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Northern District Finds Factual Determination of Outside Salesperson Exemption Unsuited for Class Treatment

In Certification, Class Notice, Collective Action, FLSA, Opt-in, Outside Salesperson, Overtime, Uncategorized on October 8, 2010 at 5:37 am
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The Northern District of California granted defendant’s motion to decertify a conditional FLSA class in Wong v. HSBC Mortgage Corporation (USA), No. C-07-2446 MMC, 2010 WL 3833952 (N.D. Cal. Sept. 29, 2010).  Plaintiff HSBC loan officers, allege that HSBC improperly classified them as exempt under the Federal Labor Standards Act (“FLSA”), and, consequently, violated the FLSA by failing to pay them overtime compensation. Id. *1. The Court granted plaintiffs’ motion for an order conditionally certifying, for purposes of the FLSA, a class of persons who, as of May 7, 2004, had been employed by HSBC as loan officers within the United States. Id. Notice of the action was sent to the class, and 120 class members filed consent forms, joining the action as plaintiffs.  Id.

Decertification Motion

HSBC argued that individualized factual determinations will be necessary regarding HSBC’s affirmative defense that plaintiffs are/were properly classified as “outside” salespersons and, consequently, are exempt under the FLSA. Id. *2 (citing 29 U.S.C. § 213(a)(1) (providing “maximum hour requirements” in FLSA do not apply to “any employee employed … in the capacity of outside salesman”)).

With respect to the outside salesperson exemption, the court stated the standard as follows:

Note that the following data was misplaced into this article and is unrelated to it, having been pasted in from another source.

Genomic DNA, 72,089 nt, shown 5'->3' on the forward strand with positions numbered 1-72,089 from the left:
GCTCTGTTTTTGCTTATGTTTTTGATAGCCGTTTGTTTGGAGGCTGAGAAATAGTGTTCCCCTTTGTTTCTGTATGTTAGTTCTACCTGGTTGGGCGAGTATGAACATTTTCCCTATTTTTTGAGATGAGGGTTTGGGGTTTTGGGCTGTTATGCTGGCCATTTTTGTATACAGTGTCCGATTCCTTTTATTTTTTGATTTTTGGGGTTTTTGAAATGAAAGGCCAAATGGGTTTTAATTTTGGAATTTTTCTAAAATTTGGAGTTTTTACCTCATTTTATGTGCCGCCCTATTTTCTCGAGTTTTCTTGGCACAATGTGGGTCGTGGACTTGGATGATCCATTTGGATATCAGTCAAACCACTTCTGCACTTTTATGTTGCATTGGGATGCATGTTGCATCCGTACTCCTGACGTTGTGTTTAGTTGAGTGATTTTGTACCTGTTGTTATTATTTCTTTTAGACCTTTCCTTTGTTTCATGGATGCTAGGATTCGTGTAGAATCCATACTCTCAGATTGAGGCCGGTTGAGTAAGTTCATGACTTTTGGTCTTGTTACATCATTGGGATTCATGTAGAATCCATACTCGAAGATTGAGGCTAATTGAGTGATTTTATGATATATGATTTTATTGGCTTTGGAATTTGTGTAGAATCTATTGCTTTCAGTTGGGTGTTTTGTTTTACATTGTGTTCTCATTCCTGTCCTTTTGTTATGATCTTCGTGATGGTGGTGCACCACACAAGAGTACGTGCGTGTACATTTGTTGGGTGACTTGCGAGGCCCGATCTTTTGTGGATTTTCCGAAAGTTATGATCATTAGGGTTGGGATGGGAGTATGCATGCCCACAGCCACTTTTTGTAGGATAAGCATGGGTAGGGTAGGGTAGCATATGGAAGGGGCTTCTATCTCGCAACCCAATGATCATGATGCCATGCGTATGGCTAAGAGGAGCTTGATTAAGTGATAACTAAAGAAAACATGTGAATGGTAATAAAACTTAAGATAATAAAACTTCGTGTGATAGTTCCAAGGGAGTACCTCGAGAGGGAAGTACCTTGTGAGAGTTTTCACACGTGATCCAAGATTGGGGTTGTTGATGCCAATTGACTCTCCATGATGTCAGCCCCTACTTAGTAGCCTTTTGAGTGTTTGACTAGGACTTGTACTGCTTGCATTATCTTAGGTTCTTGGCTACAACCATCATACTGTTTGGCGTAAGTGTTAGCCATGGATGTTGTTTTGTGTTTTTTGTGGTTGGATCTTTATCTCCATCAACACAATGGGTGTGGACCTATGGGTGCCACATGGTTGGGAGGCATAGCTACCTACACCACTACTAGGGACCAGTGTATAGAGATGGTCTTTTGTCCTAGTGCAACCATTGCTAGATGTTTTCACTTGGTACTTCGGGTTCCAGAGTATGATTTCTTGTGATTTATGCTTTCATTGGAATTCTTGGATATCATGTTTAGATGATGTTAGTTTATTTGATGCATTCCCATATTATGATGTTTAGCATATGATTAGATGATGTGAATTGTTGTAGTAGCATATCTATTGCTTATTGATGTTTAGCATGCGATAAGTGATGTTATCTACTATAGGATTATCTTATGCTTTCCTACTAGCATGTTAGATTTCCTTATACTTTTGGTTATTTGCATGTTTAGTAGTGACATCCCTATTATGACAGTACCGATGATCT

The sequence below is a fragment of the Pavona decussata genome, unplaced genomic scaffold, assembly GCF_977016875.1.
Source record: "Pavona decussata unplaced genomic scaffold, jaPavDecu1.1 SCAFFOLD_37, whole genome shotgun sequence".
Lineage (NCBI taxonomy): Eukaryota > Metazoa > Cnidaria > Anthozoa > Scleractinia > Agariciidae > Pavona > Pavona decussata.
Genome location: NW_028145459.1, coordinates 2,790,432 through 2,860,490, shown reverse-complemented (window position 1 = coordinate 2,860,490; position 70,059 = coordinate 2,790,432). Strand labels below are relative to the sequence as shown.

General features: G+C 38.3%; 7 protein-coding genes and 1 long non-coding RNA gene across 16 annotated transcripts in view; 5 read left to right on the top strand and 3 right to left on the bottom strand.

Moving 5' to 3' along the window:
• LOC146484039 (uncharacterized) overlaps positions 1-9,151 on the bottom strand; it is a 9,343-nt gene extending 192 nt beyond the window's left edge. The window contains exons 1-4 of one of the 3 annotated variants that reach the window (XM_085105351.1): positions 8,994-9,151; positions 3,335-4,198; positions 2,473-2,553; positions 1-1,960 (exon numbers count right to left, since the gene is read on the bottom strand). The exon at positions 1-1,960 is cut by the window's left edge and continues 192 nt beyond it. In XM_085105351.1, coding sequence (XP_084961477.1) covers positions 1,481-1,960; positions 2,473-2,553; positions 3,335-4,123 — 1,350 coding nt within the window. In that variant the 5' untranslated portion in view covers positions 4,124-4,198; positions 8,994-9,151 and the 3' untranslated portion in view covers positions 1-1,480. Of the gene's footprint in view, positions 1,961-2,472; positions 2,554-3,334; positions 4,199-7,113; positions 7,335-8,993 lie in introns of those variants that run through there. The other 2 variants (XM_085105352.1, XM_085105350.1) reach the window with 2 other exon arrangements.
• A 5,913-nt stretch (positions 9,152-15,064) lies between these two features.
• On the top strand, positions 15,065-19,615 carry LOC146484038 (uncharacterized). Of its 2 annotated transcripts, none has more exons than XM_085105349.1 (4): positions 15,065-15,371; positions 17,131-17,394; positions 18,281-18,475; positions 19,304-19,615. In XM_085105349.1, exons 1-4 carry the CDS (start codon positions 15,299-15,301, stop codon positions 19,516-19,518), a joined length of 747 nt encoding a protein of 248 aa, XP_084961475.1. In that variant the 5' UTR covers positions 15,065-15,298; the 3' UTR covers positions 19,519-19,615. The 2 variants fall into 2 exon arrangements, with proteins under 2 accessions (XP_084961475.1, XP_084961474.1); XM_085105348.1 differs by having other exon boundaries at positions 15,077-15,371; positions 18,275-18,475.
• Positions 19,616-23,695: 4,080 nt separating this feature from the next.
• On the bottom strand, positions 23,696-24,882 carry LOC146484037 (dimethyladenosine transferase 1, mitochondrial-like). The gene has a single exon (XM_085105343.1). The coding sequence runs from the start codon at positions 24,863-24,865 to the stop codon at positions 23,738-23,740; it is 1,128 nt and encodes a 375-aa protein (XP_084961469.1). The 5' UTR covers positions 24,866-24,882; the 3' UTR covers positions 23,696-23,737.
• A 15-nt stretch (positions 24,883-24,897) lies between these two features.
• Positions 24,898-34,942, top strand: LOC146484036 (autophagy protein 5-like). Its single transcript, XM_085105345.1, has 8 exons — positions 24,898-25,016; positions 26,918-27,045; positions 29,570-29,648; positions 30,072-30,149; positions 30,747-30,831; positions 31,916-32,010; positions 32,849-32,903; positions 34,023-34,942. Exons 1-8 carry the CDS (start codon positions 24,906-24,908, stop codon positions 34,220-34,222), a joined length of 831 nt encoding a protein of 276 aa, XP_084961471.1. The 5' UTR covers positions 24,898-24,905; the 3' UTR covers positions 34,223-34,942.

An “outside” salesperson is an employee whose “primary duty” is “making sales” or “obtaining orders or contracts for services,” and who is “customarily and regularly engaged away from the employer’s place or places of business in performing such primary duty.” See 29 C.F.R. § 541.500(a). The Ninth Circuit has recently recognized that “[o]ften, [the outside salesperson exemption] will militate against certification because … it requires a fact-intensive inquiry into each potential plaintiff’s employment situation,” given that “courts must … ask where the individual employees actually spent their time.” See In re Wells Fargo Home Mortgage Overtime Pay Litig., 571 F.3d 953, 959 (9th Cir.2009) (internal quotation and citation omitted). The Ninth Circuit has further recognized, however, that “centralized rules, to the extent they reflect the realities of the workplace, suggest a uniformity among employees that is susceptible to common proof.” See Id. at 958-59. For example, “[a] centralized policy requiring employees to be at their desks for 80% of their workday would change this individual issue into a common one.” See Id. at 959. By contrast, where a plaintiff seeking to certify a class of employees classified as outside salespersons is unable to show the existence of “company-wide policies governing how employees spend their time” or “uniformity in work duties and experiences that [would] diminish the need for individualized inquiry,” class certification would be inappropriate, given the need to hold “mini-trials with respect to each [class member’s] actual work performance.” See Vinole v. Countrywide Home Loans, Inc., 571 F.3d 935, 947 (9th Cir.2009).